o B of England says ‘some risks have begun to crystallise’ & adds ‘the current outlook for UK financial stability is challenging.’
o UK business confidence has slumped since the Brexit vote reports a YouGov, CEBR poll. Says evidence of “significant shock reaction”
o Gov. sale of 73% government-owned RBS could be delayed for an additional two years cautions boss Ross McEwan
o Sterling weakness, see above.
YESTERDAY IN A NUTSHELL – SEE LIVE TWEETS ON WEBSITE:
• Some of our morning tweets: Young & Co updates on Q1, says ‘we have had a good start to the current year, without much help from the weather.’
• YNGA says ‘clearly, the result of the EU Referendum has created considerable political and economic uncertainty’
• CGA survey on National Living Wage finds a welcome from most pub & restaurants saying ‘it will have a positive effect on the market’.
• Slug & Lettuce owner Stonegate has ‘absolutely no plans’ to go ahead with a £1bn float considering Brexit-related volatility.
• Sainsbury’s is ending its joint venture with Netto following a ‘comprehensive review’, ending a trial that begain in June 2014
• TUI’s outgoing boss of non-mainstream (and former CFO) Will Waggott is thought likely to be involved in any bid for the business
• Gym Group updates on H1, says it is seeing ‘strong trading momentum’ and adds that its ‘rollout continues to plan’
• Confidence across firms at a 4yr low in run up to EU referendum reports Federation of Small Businesses.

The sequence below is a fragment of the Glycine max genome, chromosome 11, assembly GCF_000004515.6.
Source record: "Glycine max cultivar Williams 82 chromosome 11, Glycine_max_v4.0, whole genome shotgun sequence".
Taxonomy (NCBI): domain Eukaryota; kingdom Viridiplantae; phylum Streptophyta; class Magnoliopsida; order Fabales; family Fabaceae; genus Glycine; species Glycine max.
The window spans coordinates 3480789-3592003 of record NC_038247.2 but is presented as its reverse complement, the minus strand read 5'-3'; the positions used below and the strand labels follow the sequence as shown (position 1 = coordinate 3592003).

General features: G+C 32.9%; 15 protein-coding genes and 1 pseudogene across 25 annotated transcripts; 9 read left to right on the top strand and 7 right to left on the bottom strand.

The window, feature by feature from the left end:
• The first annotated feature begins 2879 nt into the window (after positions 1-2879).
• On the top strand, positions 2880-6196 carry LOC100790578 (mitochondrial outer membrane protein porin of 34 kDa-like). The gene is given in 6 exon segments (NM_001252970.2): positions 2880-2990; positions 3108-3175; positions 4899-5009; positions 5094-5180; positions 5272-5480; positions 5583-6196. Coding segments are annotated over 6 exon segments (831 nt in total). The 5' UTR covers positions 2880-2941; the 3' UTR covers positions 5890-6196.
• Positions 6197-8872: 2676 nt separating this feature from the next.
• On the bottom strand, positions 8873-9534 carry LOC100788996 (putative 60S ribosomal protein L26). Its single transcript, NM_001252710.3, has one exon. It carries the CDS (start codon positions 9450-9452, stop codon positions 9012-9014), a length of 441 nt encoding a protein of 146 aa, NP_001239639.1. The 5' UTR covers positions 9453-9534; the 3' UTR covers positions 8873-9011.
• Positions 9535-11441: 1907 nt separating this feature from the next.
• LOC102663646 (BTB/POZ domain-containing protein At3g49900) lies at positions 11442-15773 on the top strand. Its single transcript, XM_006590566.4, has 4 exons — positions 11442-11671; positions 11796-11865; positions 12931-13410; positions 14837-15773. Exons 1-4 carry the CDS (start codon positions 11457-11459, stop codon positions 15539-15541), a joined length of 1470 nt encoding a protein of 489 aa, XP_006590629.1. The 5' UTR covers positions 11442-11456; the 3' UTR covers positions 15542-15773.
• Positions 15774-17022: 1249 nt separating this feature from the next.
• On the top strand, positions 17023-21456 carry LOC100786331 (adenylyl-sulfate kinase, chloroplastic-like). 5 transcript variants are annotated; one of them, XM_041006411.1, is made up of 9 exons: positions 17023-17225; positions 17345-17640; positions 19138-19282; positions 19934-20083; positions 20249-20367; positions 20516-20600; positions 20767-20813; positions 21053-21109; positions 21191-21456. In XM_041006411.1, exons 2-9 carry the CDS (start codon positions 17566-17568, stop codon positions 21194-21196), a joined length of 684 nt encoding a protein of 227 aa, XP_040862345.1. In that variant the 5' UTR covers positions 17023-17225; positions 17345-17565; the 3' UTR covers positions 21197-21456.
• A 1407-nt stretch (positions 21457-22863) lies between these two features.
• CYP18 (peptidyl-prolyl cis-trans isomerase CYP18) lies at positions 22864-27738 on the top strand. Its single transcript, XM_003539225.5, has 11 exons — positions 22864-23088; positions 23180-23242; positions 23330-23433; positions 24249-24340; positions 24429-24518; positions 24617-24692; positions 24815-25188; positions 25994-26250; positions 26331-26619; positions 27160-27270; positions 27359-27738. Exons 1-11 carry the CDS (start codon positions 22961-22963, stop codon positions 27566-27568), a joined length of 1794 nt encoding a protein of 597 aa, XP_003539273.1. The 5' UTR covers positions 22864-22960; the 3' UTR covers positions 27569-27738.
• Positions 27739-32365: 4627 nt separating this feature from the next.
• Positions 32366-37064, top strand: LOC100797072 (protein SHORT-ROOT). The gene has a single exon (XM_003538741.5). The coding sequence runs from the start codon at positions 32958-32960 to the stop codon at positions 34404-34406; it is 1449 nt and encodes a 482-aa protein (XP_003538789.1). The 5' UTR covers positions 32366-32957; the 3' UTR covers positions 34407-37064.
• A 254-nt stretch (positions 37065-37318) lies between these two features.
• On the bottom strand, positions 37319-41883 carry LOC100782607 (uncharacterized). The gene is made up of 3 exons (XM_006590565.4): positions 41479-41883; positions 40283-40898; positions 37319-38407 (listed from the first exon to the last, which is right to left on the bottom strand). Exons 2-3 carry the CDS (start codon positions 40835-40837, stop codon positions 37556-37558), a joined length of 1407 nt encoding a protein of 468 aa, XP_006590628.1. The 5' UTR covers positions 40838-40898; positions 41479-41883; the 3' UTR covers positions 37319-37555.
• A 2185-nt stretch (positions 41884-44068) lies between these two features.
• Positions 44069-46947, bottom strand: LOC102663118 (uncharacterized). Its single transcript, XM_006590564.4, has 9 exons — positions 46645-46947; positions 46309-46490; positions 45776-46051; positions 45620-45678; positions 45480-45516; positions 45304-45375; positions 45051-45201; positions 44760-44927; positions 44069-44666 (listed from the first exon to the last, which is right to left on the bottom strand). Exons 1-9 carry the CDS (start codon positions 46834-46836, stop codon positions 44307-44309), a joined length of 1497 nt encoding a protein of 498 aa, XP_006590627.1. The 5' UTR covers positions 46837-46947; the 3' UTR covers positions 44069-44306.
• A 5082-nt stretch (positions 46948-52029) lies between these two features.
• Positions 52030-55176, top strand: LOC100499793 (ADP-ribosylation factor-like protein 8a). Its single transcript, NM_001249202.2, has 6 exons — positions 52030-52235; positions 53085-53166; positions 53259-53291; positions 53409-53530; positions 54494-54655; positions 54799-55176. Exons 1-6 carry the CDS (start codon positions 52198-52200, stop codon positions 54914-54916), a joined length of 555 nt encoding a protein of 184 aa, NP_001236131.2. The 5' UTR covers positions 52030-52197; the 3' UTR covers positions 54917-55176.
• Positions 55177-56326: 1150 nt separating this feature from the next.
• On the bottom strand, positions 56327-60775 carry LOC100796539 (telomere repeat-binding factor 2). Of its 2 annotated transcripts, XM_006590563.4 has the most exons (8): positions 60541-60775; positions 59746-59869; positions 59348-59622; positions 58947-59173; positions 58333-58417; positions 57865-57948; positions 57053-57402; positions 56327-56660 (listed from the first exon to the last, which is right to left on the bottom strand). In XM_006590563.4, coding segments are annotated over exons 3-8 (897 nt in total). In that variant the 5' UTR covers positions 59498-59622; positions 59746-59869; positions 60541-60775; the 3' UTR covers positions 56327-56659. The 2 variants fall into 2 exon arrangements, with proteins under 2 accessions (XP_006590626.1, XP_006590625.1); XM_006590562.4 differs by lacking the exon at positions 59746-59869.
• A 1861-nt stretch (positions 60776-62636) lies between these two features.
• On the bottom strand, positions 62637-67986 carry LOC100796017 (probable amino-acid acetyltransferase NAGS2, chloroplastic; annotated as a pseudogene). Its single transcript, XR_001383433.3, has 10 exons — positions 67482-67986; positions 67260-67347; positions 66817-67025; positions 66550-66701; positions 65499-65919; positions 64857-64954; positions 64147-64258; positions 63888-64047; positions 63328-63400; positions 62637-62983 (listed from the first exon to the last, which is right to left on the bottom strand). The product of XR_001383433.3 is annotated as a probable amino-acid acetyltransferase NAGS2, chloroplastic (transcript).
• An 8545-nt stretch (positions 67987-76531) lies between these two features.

• Listed Scottish asset manager Standard Life has suspended redemptions on its £2.7bn property fund.
• Other Tweets: Sterling on the slide again. Good for domestic holiday companies & some hotels if people can’t afford to travel abroad
• Brexit Panorama useless mush. Sounding off, disgruntlement, legitimised xenophobia, fear etc. No searching questions asked, no plan
• Milk price in UK lurches down again. Good for the Premier Foods of this world, it’s their biggest input cost
• Red meat prices down, down but white meat (hogs) up. Also grain prices very low. With weak pound is perhaps Just as well
• REITs among the big losers as property crash fears bite. Housebuilders lower. RICs survey (backward looking) on Friday
• Standard Life property fund redemptions suspended. Hasn’t it effectively borrowed short and lent long? Learned nothing, then…
• Idea we can be tax haven on Europe’s doorstep, retain access to open market & shut door on migrants is laughable/naïve/tragic in equal order
• Where have Brexiters gone? Resigned, on holiday or in hiding? And if I hear one more person say ‘I didn’t think we’d win, but…’ I’ll scream